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Near Southeast DC Past News Items: Capitol Quarter
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I haven't seen it with my own eyes yet, but a couple readers reported yesterday (as I Twittered) that Capitol Quarter vertical construction has now begun on the north side of L Street between Fourth and Fifth, across from the units already well underway. (There's also a rumor that bricking will begin on those first townhouses soon.) The foundations have been underway on this block for a while, so I'm assuming it's the showier framing work that has begun. I'll give them a day or two to make some progress, and will get photos this weekend.
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More posts: Capper, Capitol Quarter
 

I was unfortunately unable to get to Monday night's ANC 6D meeting, thanks to an avalanche of Inauguration-related work at my real job that couldn't wait, plus there was the arrival yesterday afternoon of my brother's third child, Teddy. (And if you think you've got it bad over the next week, light a candle for him--he's Washington correspondent for the Cox Radio Network, and has to cover all of the inauguration while tending to a newborn and two other kids under the age of five who will be wondering what that squirming, crying package is that arrived at the house.)
Anyway, I've been able to find out that the ANC gave its support to Akridge's planned 700,000-sq-ft mixed-use project on Half Street between M and N, subject to the finalization of the community benefits package. I wrote a long entry after last month's ANC meeting describing Akridge's designs for the project, if you want all the details. I hope to get renderings within the next few weeks, in advance of the January 29 Capitol Gateway Overlay Review.
I hope to find out soon whether the illustrious Capitol Quarter trash enclosures discussions have been brought to a close.
(And I hope to make it to tonight's ANC 6B meeting, which will have a briefing on the South Capitol Street EIS. But only if work doesn't intervene again.)
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More posts: Akridge/Half St., ANC News, Capper, Capitol Quarter, inauguration09
 

The agenda is out (though not net yet online) for Monday's ANC 6D meeting, and if you've liked the past few meetings, you'll love this one, because it's pretty much a rehash of recent agendas: the Capper PUD modifications (described here), the Capitol Quarter trash enclosures (perhaps the fourth time's the charm), and Akridge's Half Street project, which is going to the Zoning Commission at the end of this month. (For Southwest folks, the Hogate's liquor license discussion is back, too.) And, although it's not on the agenda now, I'm guessing there might be some inauguration-related discussions. The ANC meets at St. Augustine's church, Sixth and M streets, SW, at 7 pm.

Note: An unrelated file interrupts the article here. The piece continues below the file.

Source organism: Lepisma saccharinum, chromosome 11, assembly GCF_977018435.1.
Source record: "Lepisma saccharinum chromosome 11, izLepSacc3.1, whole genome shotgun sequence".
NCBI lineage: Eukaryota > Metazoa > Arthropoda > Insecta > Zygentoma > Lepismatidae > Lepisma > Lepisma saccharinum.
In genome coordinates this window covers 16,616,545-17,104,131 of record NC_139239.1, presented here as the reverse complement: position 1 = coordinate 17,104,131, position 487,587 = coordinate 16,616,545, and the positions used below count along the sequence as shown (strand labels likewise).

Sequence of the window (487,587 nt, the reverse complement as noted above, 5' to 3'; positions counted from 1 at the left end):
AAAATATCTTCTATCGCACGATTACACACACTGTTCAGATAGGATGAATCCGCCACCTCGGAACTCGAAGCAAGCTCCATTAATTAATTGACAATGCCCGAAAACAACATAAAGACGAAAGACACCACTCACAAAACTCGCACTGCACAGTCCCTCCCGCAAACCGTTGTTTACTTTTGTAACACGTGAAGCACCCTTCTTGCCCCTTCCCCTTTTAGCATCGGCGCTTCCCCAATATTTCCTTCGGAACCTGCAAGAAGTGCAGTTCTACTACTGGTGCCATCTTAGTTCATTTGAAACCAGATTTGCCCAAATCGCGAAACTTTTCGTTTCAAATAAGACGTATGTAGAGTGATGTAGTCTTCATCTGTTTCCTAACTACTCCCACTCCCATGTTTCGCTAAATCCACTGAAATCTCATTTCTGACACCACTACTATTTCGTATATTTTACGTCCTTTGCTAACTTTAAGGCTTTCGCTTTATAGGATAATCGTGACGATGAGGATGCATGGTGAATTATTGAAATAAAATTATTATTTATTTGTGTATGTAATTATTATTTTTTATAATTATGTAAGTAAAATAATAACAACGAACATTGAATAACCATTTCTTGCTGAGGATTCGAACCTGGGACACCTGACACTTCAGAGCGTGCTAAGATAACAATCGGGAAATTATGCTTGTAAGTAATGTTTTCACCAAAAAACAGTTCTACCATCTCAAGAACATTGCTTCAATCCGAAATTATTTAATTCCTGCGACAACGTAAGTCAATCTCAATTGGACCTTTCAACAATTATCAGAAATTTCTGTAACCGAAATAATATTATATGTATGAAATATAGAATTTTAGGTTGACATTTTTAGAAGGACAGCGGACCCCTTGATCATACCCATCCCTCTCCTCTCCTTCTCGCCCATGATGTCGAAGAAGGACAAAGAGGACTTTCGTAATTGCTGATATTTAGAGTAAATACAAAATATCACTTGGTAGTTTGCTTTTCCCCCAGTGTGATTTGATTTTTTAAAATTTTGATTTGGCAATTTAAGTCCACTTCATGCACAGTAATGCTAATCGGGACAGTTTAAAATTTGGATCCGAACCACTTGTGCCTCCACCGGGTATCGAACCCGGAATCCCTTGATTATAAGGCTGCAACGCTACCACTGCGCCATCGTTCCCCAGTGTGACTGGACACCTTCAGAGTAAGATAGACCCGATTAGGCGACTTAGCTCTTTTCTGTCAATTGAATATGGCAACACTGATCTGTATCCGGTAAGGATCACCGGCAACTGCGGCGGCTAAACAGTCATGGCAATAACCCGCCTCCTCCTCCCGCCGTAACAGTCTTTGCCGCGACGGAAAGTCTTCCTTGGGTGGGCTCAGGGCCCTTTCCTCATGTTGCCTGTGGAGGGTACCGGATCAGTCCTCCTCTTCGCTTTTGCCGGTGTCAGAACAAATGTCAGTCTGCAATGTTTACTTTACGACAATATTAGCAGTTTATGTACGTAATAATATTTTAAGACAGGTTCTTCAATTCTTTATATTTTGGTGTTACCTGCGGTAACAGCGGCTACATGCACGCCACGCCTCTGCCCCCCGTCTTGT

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More posts: Akridge/Half St., ANC News, Capper, Capitol Quarter, inauguration09, meetings, zoning
 

I don't dare tally up how many photos I've taken over the past 12 months, but suffice to say it's a lot. That didn't stop me from a quick lunchtime trek around the neighborhood to grab my final pictures of 2008, with a starkly blue sky as an end-of-year gift. Here's a boatload of before-and-afters for your perusal:
I started at Capitol Quarter, where the first three townhouses at Fourth and L are already framed, wrapped, and window'ed (I imagine the developers are trying to get those units finished as close to "on schedule" as possible). Here's the before-and-afters for the intersection's southwest corner; be advised that taking southward-facing photos in winter is no fun at all, so apologies for all glare, skipped angles, etc.

I next ventured to The Yards (USDOT security guards be damned!) for updated photos of the Foundry Lofts construction, where most of the framing of the two new top floors appears to be finished. And both Third and Tingey streets are now nicely paved and curbed, which you can see along with the Foundtry Lofts construction in these Third and Tingey photos, and also in shots from one block west, at what someday will be Second and Tingey. And, for the heck of it, here's a few new New Jersey and Tingey images. (Remember to look for the icon, as always.)
And, acting on tips from alert readers, I checked out the Third and K Market, which is now being gutted. There was no one around to answer any questions as to what is up, but seeing work getting done a few months after a For Rent sign went up (and quickly disappeared) would seem to be a good sign....?

I also went to First and M, where workers at 100 M have now given back one lane of M Street and told me that the median east of First will be rebuilt soon (as the one west of M recently was). The silver bullding against the unbelievably blue sky makes for a nice tableau in these updated photos.
There are also a few updated shots of 909 New Jersey, taken mainly from the First and I intersection, which is also notable for the nice little fence and landscaping that's now gone in across the empty lot to the east of 100 I, visible in many of these new photos.

Will that tide everyone over until the new year? I know I'm now good for a while....!
 

* As Tweeted on Saturday night (after cheering my Gators onto victory), framing has indeed begun on Capitol Quarter v2.0. They're not exactly the most thrilling photos (it was some tough almost-winter lighting conditions), but if you need proof, here they are, with their befores.
* Yet another mid-month event announcement to pass along--on December 16th, 17th, and 18th, the BID is putting on a Holiday Market at 1100 New Jersey Avenue. It will run from 11:30 am to 6 pm, and will feature "local artisans selling handcrafted jewelry, pottery, crafts, watercolors, photography, and more."